How do we know if one product is really better for the environment than another? Does paper made with 100% recycled fibres have a smaller environmental footprint than a product that contains 60% recycled fibres, but whose production process is “cleaner”? Is an electric car really “greener” than a gasoline-powered car? Science helps us answer questions like these. Life-cycle assessment (LCA) is the only recognized method of assessing the environmental impact of a product throughout its life cycle. With LCA, facts trump “greenwashing”!
Now, what is LCA?
LCA: a definition is worth a thousand words
Life-cycle assessment presents an overall vision in order to assess the environmental footprint of activities and processes linked to a product’s useful life.
Assessment of a product begins with the steps taken before its manufacture (extraction of raw materials) until it is no longer used or reused (end of life). The impacts of transportation, manufacturing and product use are also taken into account. Each of these steps involves resource use, energy use and waste generation which lead to more or less harmful effects on the environment. A product’s “environmental footprint” is calculated by adding up all of these effects. LCA takes every step into account, making it a complete, coherent and trustworthy method of assessment.
Three indicators of environmental damage
Each product has a unique environmental footprint. Like a debt, it can be larger or smaller when compared to our environmental “bank account.” The results of an LCA are usually divided into three damage indicators, which represent crucial protection areas. The results for these three indicators are obtained by grouping different factors that impact one of the three protection areas. They vary from one method to another but for the ReCiPe 1.06 method, they are:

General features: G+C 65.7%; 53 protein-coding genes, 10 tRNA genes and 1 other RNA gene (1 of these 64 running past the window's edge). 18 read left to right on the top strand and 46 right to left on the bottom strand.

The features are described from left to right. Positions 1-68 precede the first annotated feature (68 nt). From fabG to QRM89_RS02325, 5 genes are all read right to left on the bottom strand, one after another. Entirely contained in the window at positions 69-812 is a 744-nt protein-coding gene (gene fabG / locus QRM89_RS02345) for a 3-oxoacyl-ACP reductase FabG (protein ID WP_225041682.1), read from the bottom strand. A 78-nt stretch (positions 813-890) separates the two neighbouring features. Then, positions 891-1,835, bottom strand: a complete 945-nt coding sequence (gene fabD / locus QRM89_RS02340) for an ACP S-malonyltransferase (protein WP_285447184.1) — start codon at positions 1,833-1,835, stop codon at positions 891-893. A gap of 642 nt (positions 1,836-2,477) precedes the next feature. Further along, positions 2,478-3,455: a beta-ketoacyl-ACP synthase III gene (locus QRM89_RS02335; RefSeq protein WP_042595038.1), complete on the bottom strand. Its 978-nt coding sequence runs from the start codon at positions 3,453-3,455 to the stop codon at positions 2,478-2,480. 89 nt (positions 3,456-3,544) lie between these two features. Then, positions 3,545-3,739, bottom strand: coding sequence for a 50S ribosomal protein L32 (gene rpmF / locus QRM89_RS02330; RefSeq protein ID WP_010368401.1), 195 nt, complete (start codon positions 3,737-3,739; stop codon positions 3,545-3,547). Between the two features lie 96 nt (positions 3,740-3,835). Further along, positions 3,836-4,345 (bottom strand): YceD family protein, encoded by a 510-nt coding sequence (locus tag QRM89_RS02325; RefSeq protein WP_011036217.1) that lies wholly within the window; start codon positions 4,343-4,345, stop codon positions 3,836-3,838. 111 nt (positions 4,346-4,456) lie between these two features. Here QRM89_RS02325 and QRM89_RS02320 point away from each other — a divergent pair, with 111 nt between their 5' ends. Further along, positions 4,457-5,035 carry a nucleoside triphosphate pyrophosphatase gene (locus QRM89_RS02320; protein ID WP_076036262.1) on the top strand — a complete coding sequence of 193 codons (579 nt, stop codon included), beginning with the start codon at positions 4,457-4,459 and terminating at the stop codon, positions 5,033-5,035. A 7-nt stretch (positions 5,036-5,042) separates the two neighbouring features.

- Damage to human health, which includes ozone layer depletion, human toxicity, ionizing radiation, photochemical oxidation, climate change as well as fine particulate matter emissions.
- Damage to the quality of ecosystems, which includes climate change, terrestrial acidification, sea and fresh water eutrophication, terrestrial and sea and fresh water ecotoxicity as well as the use of agricultural urban and natural lands.
- Damage to non-renewable resources, which includes the use of fossil or mineral resources that cannot be replaced naturally in the short term.
Comparing apples with apples!
When it is time to compare two products, other elements may complicate the equation.
First, and most importantly, the products compared must have the same “function.” Thus, the LCA of a bike cannot be compared to that of an electric lawnmower! You want to compare two different brands of paper towel? This can be done because each product has the same function: cleaning up messes. But does the same amount of each product absorb the same amount of mess? If the answer is no, then it will be necessary to adjust the amounts used in calculating their comparative LCAs.
A story worth following
When we know the basics and the complexity of life-cycle assessments, we understand that the many calculations behind this method must be made by experts using specialized software. Keep an eye out for our future posts. We will be sharing more information about the LCA process as well as our concrete results. We enjoy reading your comments, so make sure to send us your thoughts!